Debbie Reber  24:41

I love that and that self knowledge piece is just so important. You know your strengths really well. You know how to advocate for yourself and get the support that you need around areas of relative weakness and really push for the life that you want.

Akilah Richards  24:57

Exactly, exactly. Debbie Yes, and to be in community around that, because that community piece is so important. So often in the unschooling spaces, there is this sort of individualism that I think is unhealthy, right? Like we start out, sometimes it is this about freedom, the individual, my child needs something that they are not getting, and I’m setting out to make sure they could get it, boom, but I got it completely. However, when your liberation, if your freedom gets in the way of someone else’s, then it isn’t freedom, that’s, again, a type of colonization, that’s like dominant culture, stepping in and saying, This is what we need. It’s a different thing when we talk about community. So confident autonomy also means that you’re able to listen and receive feedback from community when someone says that you’ve been harmful, you don’t just put on your school lens and be like, Look, I’m free, and you know, it’s up to you to blah, blah, blah, no, freedom and responsibility are two sides of the same coin. So to be able to savor the term that I’ve that has really dropped into my spirit around this is savoring, and I’m talking so much about that now, actually recently shared that I’m quitting unschooling, quote unquote, but not in the sense of that we are not unschoolers anymore, but more. So the evolution of the healing and liberation work that unschooling has brought me to is what I’m really talking about now. And a big part of that is being able to savor your experiences like that is a lesson plan, if you will, to pay attention to what has happened in community and in your body, to really sit with that to savor it. Like when you put something in your mouth and you don’t just like bite it and chew it up, you actually let it sit there, and you savor it and you pay attention. And you make observations and you speak to who you need to speak to like you’re really in a position to be present and mindful about your relationships and not just performative.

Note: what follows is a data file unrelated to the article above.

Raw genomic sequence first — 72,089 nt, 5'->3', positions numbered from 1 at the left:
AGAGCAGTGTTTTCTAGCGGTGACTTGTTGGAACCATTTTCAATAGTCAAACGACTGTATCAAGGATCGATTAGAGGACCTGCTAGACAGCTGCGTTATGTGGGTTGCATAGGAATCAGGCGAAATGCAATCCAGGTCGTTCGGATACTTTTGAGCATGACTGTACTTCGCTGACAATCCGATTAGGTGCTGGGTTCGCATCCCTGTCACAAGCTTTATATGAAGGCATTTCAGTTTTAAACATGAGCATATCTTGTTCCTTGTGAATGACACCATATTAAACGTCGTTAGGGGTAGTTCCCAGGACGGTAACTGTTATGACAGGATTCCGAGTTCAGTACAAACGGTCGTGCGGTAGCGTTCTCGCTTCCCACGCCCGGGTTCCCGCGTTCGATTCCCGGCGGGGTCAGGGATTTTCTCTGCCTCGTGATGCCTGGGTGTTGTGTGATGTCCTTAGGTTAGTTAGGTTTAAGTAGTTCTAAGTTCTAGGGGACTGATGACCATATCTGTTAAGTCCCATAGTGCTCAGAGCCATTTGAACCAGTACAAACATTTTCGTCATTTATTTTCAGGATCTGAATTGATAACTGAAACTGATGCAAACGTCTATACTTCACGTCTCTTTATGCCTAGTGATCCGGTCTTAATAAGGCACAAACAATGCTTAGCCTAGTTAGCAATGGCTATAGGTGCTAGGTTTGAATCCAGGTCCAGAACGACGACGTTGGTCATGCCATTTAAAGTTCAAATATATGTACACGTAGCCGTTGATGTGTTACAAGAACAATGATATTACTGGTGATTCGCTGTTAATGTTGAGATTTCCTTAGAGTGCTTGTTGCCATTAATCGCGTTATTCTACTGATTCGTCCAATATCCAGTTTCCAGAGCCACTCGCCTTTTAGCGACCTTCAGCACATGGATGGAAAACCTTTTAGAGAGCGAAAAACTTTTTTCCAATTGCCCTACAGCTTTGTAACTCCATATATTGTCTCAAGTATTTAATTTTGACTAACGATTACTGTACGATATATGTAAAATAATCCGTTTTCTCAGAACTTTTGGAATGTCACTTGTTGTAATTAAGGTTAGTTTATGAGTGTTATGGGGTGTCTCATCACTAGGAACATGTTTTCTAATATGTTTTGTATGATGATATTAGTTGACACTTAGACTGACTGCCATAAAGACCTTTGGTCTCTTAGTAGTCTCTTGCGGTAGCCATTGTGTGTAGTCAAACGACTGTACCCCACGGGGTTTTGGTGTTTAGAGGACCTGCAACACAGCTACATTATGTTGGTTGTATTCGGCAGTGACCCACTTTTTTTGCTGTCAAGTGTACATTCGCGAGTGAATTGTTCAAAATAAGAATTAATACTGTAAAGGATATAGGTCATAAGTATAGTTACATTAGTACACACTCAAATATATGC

Debbie Reber  27:00

That’s so interesting. I know that you offer coaching. Is your savor related coaching for parents who are wanting to share this with their kids. How do you work with families around this?

Akilah Richards  27:13